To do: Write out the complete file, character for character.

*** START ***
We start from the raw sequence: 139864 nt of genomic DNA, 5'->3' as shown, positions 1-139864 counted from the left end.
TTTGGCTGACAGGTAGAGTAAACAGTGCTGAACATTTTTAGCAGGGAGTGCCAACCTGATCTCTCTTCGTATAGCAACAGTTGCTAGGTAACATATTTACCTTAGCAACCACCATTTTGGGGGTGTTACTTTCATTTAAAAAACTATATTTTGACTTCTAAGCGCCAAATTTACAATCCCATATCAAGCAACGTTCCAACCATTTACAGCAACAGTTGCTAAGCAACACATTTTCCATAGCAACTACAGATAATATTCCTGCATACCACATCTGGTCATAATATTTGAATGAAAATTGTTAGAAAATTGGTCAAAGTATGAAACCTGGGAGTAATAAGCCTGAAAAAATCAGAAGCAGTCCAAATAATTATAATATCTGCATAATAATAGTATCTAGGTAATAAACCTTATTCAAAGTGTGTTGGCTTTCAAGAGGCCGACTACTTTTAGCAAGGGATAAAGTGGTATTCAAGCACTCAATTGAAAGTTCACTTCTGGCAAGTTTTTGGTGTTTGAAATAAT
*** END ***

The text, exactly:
We start from the raw sequence: 139864 nt of genomic DNA, 5'->3' as shown, positions 1-139864 counted from the left end.
TTTGGCTGACAGGTAGAGTAAACAGTGCTGAACATTTTTAGCAGGGAGTGCCAACCTGATCTCTCTTCGTATAGCAACAGTTGCTAGGTAACATATTTACCTTAGCAACCACCATTTTGGGGGTGTTACTTTCATTTAAAAAACTATATTTTGACTTCTAAGCGCCAAATTTACAATCCCATATCAAGCAACGTTCCAACCATTTACAGCAACAGTTGCTAAGCAACACATTTTCCATAGCAACTACAGATAATATTCCTGCATACCACATCTGGTCATAATATTTGAATGAAAATTGTTAGAAAATTGGTCAAAGTATGAAACCTGGGAGTAATAAGCCTGAAAAAATCAGAAGCAGTCCAAATAATTATAATATCTGCATAATAATAGTATCTAGGTAATAAACCTTATTCAAAGTGTGTTGGCTTTCAAGAGGCCGACTACTTTTAGCAAGGGATAAAGTGGTATTCAAGCACTCAATTGAAAGTTCACTTCTGGCAAGTTTTTGGTGTTTGAAATAAT